Applicants’ data is now more rigorously reviewed by the US Food and Drug Administration (FDA). This requires companies to adopt superior trial design and more thorough analysis, such as calculation of or justification of non-inferiority margins.
Non-inferiority trials are used to show a treatment is as effective as a currently approved therapy. Approval of a drug that is as effective, or slightly less effective, than the existing standard could be granted based on superior safety, fewer drug-to-drug interactions, convenience or lower cost.
FDA new drug application (NDA) regulations have included provisions for non-inferiority trials since 1985. However, there are still some questions and concerns about their use.
To address these issues a bipartisan group of US politicians asked the Government Accountability Office (GAO) to review the FDA’s use of evidence from non-inferiority trials.
“Our review of FDA’s indication-specific guidance showed that the agency has become more conservative in allowing evidence from non-inferiority trials to demonstrate the effectiveness of new drugs”, wrote the GAO in its review .
This more conservative approach is detailed in 17 indication-specific guidance documents issued by the FDA from January 2002 through June 2010. For eight indications, including cancer and HIV, the FDA states non-inferiority trials may be able to demonstrate effectiveness.
A further nine documents state data from non-inferiority trials may be insufficient. For instance, in 2007 and 2008 the FDA published guidance for several less severe infections, such as bacterial sinusitis, which state non-inferiority trials may be unable to demonstrate effectiveness.
Tougher indication-specific guidance is supported by a March 2010 document focused on non-inferiority trials. In the March draft guidance the FDA covers in greater detail the key principles involved in using non-inferiority trials to establish a drug’s effectiveness.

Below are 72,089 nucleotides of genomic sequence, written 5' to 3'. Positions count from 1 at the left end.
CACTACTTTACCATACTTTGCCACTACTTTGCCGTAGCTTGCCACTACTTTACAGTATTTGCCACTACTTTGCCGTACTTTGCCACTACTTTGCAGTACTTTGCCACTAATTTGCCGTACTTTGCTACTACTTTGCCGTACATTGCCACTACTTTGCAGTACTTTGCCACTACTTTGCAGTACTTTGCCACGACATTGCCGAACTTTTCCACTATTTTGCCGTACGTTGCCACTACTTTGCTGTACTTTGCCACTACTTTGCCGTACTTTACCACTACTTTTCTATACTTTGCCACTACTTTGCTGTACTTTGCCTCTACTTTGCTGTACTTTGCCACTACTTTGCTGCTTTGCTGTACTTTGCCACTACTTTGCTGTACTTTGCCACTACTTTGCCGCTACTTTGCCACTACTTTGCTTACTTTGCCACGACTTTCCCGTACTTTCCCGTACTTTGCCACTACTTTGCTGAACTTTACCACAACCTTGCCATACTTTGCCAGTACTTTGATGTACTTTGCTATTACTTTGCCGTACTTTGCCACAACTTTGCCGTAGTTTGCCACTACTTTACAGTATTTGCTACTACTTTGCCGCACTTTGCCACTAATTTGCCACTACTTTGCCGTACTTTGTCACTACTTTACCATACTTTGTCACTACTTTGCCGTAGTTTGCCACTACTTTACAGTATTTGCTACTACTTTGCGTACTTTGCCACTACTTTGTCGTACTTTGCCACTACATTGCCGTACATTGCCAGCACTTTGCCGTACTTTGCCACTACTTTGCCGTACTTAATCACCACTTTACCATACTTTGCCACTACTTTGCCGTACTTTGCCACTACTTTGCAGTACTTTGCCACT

Findings and response
The GAO reviewed 175 new molecular entity (NME) submissions processed by the FDA from fiscal 2002 to 2009. Of these, 43 included evidence from at least one non-inferiority trial. About half of submissions using data from non-inferiority trials were for antimicrobial drugs.
Approval was granted for 29 of the 43 NDA’s which included data from non-inferiority trials. Data from non-inferiority trials was pivotal in 18 of the approved applications. In the other 11 cases approval was granted based on data from other trial types, such as superiority versus placebo.
The findings of the review were cautiously welcomed by Senator Chuck Grassley and Representatives Henry Waxman, John Dingell, Bart Stupak, and Edward Markey, who collectively requested the review.
In general the politicians welcomed the tougher approach adopted by the FDA but called for further work, in collaboration with industry, to continue progressing understanding of non-inferiority trials.
“Although the pipeline for antibiotics is critically bare, no one benefits from ineffective drugs—and so I encourage FDA and industry to continue to collaborate to do everything possible to ensure that safe and effective antibiotics are developed”, said Waxman.